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Adolescence

Two Worsening Mental Health Issues for Teens

One expert explains why teen mental health treatment needs a paradigm shift.

Key points

  • Emergency rooms have seen a major spike in teens seeking immediate mental health treatment.
  • People are more comfortable talking about and listening to experiences with mental health.
  • Group therapy is so important and positive in teen treatment.
Nuno Silva / Unsplash
Nuno Silva / Unsplash

Adolescence is a difficult time for anyone to live through. But in today’s era of social media, easy access to substances, and unprecedented misinformation, the perils of being an adolescent can seem never-ending.

Here are a few of the realities of being a teenager in 2022:

  • A survey from Harvard’s Graduate School of Education found that the loneliness spike during the COVID-19 pandemic was most intense for teenagers.
  • Teens, on average, spend multiple hours per day on social media.
  • Today’s teens tend to get less sleep than teens of previous generations, and they have less social interaction.

All of this has led to an alarming spike in teenage mental health issues. The situation is so severe that it has caught the attention of legislators at the state and federal levels. A national task force on mental health recently recommended that all children get screened for anxiety regardless of whether they have clinical anxiety disorder.

I recently spoke to Dustin Wagner, a Licensed Professional Counselor and CEO of Paradigm Treatment Center, an adolescent mental health treatment provider in California and Texas, to get his perspective on what can be done to address the problem. Here is a summary of our conversation.

Mark Travers: Many leading psychologists, psychiatrists, and physicians have been calling attention to what they see as a growing mental health crisis among today’s youth. What is your take on the scope of the problem?

Dustin Wagner: I’ve been working in this field for almost 15 years and have seen a major spike in our mental health crisis. From my perspective, much of the crisis stems from teens being too isolated, which in turn has created too much self-awareness because of the lack of real relationships.

The increase in isolation and lack of social feedback has increased self-critical hyperawareness—meaning teens are very focused on their own feelings but are missing the important tools that allow some reality testing. This creates an environment where teens are too vulnerable to be negatively impacted by social media and the influence those platforms have. These dynamics directly feed into the depression and anxiety loop that we see in our clients.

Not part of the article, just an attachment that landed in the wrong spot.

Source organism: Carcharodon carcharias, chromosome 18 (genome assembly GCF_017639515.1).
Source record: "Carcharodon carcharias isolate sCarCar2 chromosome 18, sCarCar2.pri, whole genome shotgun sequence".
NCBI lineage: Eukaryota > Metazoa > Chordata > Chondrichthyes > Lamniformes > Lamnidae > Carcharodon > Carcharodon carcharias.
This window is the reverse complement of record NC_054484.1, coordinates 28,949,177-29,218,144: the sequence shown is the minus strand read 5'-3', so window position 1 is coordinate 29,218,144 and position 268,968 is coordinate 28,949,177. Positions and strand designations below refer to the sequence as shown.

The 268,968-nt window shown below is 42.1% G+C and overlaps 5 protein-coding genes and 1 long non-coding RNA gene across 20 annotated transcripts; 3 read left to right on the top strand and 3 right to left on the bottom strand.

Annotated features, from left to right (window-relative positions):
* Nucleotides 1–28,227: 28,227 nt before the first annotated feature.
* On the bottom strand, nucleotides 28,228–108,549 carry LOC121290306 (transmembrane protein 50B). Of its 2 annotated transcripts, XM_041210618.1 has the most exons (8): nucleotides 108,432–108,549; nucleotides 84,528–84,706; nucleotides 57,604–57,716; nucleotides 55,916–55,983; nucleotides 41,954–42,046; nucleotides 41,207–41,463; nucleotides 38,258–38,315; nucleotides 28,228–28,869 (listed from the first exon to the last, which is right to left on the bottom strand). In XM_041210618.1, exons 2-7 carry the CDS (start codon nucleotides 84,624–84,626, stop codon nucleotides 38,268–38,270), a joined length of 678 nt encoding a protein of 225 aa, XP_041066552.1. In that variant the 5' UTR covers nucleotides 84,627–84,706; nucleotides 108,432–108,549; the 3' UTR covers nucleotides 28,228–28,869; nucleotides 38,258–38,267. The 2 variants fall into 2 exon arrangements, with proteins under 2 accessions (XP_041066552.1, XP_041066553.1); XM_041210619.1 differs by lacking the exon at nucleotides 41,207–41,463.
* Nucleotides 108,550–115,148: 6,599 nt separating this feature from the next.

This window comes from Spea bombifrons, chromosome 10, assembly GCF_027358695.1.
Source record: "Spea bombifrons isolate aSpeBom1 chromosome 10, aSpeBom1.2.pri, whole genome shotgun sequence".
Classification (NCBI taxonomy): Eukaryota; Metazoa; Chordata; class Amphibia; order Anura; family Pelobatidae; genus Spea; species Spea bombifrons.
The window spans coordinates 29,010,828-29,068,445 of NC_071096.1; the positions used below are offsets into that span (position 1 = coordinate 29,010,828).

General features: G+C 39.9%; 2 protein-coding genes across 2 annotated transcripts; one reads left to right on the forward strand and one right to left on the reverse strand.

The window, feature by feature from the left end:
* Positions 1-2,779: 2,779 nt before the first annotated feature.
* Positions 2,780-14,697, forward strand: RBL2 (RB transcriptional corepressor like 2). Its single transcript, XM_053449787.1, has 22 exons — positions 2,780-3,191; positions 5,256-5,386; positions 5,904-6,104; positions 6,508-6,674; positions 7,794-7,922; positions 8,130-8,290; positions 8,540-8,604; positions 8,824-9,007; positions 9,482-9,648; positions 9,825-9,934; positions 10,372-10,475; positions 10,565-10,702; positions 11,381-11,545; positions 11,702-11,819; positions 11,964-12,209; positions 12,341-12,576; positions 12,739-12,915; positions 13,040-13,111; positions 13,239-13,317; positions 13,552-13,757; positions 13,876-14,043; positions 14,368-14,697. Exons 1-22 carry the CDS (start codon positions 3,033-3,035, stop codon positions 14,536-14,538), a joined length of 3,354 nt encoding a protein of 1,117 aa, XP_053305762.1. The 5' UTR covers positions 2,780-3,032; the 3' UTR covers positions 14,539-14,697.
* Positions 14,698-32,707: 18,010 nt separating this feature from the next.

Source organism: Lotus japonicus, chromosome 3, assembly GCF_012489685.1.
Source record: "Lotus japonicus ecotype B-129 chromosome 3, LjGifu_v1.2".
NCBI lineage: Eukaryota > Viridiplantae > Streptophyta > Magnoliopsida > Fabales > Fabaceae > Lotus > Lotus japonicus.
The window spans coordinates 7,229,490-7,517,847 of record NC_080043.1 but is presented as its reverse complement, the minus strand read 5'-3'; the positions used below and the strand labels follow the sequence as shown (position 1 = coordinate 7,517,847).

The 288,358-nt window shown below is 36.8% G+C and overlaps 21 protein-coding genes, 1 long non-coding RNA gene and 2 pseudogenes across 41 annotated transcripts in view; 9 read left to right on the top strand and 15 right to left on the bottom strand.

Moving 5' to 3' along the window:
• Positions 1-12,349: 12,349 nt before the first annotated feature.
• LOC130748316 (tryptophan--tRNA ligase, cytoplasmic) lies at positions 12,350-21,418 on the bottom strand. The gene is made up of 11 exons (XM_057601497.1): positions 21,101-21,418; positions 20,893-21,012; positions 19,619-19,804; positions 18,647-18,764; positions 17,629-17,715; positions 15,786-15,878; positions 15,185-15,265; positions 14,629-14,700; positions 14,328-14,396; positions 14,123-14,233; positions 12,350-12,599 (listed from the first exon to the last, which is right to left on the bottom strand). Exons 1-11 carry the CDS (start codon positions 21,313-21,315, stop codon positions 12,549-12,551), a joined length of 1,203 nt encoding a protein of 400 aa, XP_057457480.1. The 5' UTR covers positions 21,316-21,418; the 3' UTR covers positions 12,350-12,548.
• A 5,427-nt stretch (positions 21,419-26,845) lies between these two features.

Bigger picture, teens are just overloaded. Overloaded with information and access to things that our brains just aren’t built to compute and handle, like all the strains of the world. Teens are lacking a lot of resiliency at this point.

Travers: Are you noticing an increased amount of substance use among today’s youth? How does that feed into the current mental health crisis?

Wagner: We've been seeing an increase in drug and alcohol use since the pandemic, not just teens but adults too. In my experience, there is a lot of self-medicating happening these days. Sadly, for those teens and young adults struggling with depression and anxiety, substances do help alleviate some of those symptoms, at least at first.

I worry about some of the mixed messages we are giving our youth because self-medicating is becoming a bit too normalized. Brains develop well into someone’s twenties. A brain wrestling with depression and anxiety is in many ways an overactive and overstressed brain; substance use only exacerbates symptoms. The struggle is for teens to have enough space and energy to learn and practice therapeutic skills instead of quickly turning to immediate relief and distraction.

Travers: What’s your take on efforts to address the mental health crisis?

Wagner: I’ve been encouraged to see that it is more and more common for people to talk about mental health and acknowledge that we are in a crisis. We’ve seen a huge spike in people using therapeutic terms and vernacular, which can create an environment where people are more comfortable talking about and listening to one another’s experiences with mental health.